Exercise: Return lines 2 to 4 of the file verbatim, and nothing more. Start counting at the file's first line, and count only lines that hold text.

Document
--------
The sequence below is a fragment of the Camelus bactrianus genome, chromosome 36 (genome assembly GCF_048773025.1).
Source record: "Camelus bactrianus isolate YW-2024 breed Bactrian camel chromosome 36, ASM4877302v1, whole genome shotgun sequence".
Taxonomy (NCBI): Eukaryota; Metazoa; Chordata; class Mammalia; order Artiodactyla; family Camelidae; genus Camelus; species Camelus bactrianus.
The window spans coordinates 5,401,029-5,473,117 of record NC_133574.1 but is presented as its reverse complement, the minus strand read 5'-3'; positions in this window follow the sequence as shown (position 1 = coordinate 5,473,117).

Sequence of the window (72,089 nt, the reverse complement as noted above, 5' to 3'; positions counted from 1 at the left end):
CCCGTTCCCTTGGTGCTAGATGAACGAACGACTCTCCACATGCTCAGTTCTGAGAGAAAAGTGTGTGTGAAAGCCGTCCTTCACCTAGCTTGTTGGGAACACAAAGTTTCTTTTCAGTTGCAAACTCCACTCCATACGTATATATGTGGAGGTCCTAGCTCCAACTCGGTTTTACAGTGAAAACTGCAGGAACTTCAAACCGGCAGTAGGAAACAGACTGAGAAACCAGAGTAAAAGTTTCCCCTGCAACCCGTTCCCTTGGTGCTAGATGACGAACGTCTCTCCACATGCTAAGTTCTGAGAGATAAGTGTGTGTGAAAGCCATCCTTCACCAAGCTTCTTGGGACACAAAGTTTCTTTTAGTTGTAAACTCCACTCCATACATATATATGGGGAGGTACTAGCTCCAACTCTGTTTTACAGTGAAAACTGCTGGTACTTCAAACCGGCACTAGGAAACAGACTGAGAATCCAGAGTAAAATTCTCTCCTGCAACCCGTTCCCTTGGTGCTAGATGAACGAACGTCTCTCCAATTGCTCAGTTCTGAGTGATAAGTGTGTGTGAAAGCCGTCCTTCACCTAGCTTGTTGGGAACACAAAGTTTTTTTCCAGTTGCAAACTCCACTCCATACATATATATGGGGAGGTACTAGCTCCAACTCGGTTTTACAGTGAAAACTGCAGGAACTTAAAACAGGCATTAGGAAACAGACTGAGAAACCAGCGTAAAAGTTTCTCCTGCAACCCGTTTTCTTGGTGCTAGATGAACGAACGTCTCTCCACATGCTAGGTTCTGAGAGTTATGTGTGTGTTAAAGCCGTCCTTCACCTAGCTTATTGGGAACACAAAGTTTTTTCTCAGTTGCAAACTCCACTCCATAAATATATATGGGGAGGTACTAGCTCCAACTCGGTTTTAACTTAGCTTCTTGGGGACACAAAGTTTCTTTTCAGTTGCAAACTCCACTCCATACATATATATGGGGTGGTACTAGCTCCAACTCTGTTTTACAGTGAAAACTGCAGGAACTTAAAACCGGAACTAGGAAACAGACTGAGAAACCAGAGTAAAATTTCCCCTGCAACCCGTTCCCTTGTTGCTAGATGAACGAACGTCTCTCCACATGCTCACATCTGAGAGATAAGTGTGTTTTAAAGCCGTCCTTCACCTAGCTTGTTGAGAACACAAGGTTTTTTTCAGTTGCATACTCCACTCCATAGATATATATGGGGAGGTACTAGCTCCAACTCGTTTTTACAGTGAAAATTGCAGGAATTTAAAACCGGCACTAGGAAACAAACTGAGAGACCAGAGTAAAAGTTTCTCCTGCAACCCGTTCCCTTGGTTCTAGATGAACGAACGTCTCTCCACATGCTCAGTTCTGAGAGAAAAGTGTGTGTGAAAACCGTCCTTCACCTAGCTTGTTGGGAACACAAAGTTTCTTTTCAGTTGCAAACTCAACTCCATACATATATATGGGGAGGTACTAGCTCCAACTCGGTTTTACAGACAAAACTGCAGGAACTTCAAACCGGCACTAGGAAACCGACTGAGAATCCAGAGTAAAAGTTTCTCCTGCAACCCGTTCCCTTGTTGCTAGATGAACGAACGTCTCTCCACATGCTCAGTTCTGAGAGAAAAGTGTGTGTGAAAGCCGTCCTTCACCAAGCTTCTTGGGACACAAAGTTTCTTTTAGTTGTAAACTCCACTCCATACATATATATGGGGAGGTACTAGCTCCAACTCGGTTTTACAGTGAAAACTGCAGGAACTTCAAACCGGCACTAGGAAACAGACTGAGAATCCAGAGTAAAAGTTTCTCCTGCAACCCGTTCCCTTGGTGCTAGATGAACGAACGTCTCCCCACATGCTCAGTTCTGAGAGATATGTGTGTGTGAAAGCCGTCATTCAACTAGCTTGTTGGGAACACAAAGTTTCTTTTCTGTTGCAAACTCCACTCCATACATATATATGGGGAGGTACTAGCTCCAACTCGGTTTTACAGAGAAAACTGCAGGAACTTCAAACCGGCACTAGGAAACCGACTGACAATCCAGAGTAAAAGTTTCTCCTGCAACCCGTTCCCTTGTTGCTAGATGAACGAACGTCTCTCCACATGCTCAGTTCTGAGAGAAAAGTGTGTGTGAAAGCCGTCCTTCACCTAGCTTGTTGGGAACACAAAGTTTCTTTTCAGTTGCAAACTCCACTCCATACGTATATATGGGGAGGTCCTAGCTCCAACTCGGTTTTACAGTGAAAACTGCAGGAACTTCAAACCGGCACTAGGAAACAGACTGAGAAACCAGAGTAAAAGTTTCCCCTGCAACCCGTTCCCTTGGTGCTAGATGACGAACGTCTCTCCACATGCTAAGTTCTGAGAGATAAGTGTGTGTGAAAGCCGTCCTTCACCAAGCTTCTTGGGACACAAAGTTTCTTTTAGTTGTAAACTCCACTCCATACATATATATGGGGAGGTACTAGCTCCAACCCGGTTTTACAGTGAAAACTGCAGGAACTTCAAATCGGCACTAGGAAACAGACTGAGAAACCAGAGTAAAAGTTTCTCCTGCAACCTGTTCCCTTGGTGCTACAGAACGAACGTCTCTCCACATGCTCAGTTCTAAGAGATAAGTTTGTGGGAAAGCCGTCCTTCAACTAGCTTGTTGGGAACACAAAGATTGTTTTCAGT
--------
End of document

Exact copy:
Source record: "Camelus bactrianus isolate YW-2024 breed Bactrian camel chromosome 36, ASM4877302v1, whole genome shotgun sequence".
Taxonomy (NCBI): Eukaryota; Metazoa; Chordata; class Mammalia; order Artiodactyla; family Camelidae; genus Camelus; species Camelus bactrianus.
The window spans coordinates 5,401,029-5,473,117 of record NC_133574.1 but is presented as its reverse complement, the minus strand read 5'-3'; positions in this window follow the sequence as shown (position 1 = coordinate 5,473,117).